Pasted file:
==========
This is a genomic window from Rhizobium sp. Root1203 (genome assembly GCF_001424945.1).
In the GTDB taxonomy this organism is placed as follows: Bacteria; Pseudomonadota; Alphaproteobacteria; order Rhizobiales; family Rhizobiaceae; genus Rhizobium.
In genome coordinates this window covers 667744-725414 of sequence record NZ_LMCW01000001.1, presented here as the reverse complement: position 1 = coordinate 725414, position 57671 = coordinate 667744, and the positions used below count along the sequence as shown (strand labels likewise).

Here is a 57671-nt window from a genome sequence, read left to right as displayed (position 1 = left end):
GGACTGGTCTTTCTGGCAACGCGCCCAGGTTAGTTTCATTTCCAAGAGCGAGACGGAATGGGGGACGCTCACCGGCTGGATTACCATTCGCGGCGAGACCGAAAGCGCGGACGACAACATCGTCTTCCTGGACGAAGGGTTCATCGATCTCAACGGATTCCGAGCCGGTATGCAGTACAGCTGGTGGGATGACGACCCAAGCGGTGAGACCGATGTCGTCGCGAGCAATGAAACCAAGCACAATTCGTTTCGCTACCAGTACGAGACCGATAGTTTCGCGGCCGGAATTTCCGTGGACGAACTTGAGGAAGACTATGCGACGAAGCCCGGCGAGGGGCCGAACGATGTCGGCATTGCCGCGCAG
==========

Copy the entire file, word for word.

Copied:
This is a genomic window from Rhizobium sp. Root1203 (genome assembly GCF_001424945.1).
In the GTDB taxonomy this organism is placed as follows: Bacteria; Pseudomonadota; Alphaproteobacteria; order Rhizobiales; family Rhizobiaceae; genus Rhizobium.
In genome coordinates this window covers 667744-725414 of sequence record NZ_LMCW01000001.1, presented here as the reverse complement: position 1 = coordinate 725414, position 57671 = coordinate 667744, and the positions used below count along the sequence as shown (strand labels likewise).

Here is a 57671-nt window from a genome sequence, read left to right as displayed (position 1 = left end):
GGACTGGTCTTTCTGGCAACGCGCCCAGGTTAGTTTCATTTCCAAGAGCGAGACGGAATGGGGGACGCTCACCGGCTGGATTACCATTCGCGGCGAGACCGAAAGCGCGGACGACAACATCGTCTTCCTGGACGAAGGGTTCATCGATCTCAACGGATTCCGAGCCGGTATGCAGTACAGCTGGTGGGATGACGACCCAAGCGGTGAGACCGATGTCGTCGCGAGCAATGAAACCAAGCACAATTCGTTTCGCTACCAGTACGAGACCGATAGTTTCGCGGCCGGAATTTCCGTGGACGAACTTGAGGAAGACTATGCGACGAAGCCCGGCGAGGGGCCGAACGATGTCGGCATTGCCGCGCAG